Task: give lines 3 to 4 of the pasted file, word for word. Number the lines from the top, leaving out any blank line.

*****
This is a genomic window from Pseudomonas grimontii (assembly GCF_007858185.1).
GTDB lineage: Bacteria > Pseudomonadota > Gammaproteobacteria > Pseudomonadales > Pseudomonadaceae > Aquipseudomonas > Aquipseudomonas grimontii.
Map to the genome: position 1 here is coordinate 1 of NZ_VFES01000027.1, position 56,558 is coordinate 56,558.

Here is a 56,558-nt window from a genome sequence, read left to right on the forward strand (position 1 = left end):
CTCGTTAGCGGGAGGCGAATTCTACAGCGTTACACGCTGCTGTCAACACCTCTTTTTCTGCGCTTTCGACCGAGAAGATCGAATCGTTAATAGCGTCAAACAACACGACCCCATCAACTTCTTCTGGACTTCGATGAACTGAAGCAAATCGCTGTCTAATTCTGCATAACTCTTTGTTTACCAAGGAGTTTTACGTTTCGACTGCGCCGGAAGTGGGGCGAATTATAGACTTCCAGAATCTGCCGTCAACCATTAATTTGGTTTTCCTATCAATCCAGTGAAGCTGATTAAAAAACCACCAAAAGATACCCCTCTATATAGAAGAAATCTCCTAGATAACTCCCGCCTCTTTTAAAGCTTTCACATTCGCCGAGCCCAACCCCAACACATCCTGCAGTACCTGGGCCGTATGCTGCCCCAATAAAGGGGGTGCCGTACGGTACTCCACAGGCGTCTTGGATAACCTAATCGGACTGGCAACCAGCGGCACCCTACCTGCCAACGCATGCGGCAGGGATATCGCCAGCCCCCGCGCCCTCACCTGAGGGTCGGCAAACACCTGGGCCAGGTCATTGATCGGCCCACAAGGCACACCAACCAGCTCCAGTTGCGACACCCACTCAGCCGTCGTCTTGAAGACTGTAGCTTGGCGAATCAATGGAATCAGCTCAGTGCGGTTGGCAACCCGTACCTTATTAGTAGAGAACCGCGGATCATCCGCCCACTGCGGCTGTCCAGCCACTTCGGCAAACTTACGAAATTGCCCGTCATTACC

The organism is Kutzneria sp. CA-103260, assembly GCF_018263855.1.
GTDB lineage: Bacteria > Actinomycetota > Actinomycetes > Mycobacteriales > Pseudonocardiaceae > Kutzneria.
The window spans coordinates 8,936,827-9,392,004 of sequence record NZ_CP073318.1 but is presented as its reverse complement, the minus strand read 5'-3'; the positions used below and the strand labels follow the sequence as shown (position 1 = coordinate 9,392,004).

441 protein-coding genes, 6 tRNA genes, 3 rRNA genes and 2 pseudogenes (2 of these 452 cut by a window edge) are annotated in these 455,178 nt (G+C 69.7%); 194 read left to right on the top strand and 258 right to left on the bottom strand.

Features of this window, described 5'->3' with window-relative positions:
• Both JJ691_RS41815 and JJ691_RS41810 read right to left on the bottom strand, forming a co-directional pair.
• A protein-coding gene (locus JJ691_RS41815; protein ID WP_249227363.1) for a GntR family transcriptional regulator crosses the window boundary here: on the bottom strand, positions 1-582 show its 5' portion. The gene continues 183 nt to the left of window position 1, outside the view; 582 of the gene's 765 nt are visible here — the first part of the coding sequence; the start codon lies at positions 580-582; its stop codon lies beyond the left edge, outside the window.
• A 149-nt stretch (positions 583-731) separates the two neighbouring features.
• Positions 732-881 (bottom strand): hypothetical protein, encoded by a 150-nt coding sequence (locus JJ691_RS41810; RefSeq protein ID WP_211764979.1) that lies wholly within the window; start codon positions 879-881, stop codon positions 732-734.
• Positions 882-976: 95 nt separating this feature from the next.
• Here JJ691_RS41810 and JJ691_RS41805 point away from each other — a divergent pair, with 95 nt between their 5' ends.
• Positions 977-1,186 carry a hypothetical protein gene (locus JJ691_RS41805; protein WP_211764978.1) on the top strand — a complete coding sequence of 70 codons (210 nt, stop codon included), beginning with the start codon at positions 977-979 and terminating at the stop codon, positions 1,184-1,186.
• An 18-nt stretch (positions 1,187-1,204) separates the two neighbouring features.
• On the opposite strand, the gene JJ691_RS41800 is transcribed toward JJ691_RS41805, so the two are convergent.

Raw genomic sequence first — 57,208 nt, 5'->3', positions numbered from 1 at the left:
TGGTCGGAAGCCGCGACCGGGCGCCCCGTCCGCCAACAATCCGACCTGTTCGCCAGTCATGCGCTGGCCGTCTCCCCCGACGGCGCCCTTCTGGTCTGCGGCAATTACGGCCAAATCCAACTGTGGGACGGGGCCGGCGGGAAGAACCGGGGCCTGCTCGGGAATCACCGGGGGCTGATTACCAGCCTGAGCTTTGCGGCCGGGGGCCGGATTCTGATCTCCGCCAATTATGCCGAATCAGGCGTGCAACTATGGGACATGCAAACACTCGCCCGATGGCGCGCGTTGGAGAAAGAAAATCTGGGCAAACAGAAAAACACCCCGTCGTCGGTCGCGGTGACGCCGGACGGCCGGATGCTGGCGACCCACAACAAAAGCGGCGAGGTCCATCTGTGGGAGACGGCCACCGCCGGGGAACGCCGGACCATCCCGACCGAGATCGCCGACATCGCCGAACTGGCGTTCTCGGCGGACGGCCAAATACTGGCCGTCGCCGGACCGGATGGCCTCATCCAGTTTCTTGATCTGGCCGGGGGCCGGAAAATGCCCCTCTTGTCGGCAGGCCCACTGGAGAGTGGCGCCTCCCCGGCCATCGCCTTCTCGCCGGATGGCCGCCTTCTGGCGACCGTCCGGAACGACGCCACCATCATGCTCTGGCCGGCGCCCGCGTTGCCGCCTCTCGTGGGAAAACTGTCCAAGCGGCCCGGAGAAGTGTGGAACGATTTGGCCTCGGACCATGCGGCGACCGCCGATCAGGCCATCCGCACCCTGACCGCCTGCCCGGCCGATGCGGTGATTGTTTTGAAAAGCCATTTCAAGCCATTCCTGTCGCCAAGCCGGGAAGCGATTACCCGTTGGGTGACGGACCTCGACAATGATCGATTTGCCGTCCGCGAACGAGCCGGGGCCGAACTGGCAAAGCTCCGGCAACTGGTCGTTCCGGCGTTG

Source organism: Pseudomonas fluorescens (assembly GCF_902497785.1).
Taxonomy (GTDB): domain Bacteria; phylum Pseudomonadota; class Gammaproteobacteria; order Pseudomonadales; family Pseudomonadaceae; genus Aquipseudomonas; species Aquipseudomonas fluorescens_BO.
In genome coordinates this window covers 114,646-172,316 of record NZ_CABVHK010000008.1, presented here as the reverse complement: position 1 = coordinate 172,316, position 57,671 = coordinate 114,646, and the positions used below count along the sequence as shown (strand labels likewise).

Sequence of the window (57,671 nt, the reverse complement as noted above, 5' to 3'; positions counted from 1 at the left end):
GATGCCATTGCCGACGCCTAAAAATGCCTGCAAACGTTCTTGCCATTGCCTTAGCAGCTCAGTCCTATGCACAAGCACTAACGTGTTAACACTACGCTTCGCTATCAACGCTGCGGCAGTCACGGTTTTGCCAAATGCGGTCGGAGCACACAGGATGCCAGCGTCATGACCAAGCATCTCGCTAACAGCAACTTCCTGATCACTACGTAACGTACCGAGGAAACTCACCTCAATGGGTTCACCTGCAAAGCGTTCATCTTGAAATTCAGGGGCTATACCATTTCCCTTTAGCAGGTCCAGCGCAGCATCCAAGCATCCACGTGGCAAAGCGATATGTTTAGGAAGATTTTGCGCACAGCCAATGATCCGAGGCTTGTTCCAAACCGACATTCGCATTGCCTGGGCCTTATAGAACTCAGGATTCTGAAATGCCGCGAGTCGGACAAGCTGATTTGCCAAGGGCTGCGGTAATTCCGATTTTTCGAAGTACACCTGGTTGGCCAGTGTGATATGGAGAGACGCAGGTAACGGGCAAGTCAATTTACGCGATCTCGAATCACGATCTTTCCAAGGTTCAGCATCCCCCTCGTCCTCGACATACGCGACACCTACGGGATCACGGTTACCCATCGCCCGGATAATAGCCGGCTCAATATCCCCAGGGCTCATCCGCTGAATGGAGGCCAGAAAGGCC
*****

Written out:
Map to the genome: position 1 here is coordinate 1 of NZ_VFES01000027.1, position 56,558 is coordinate 56,558.

Here is a 56,558-nt window from a genome sequence, read left to right on the forward strand (position 1 = left end):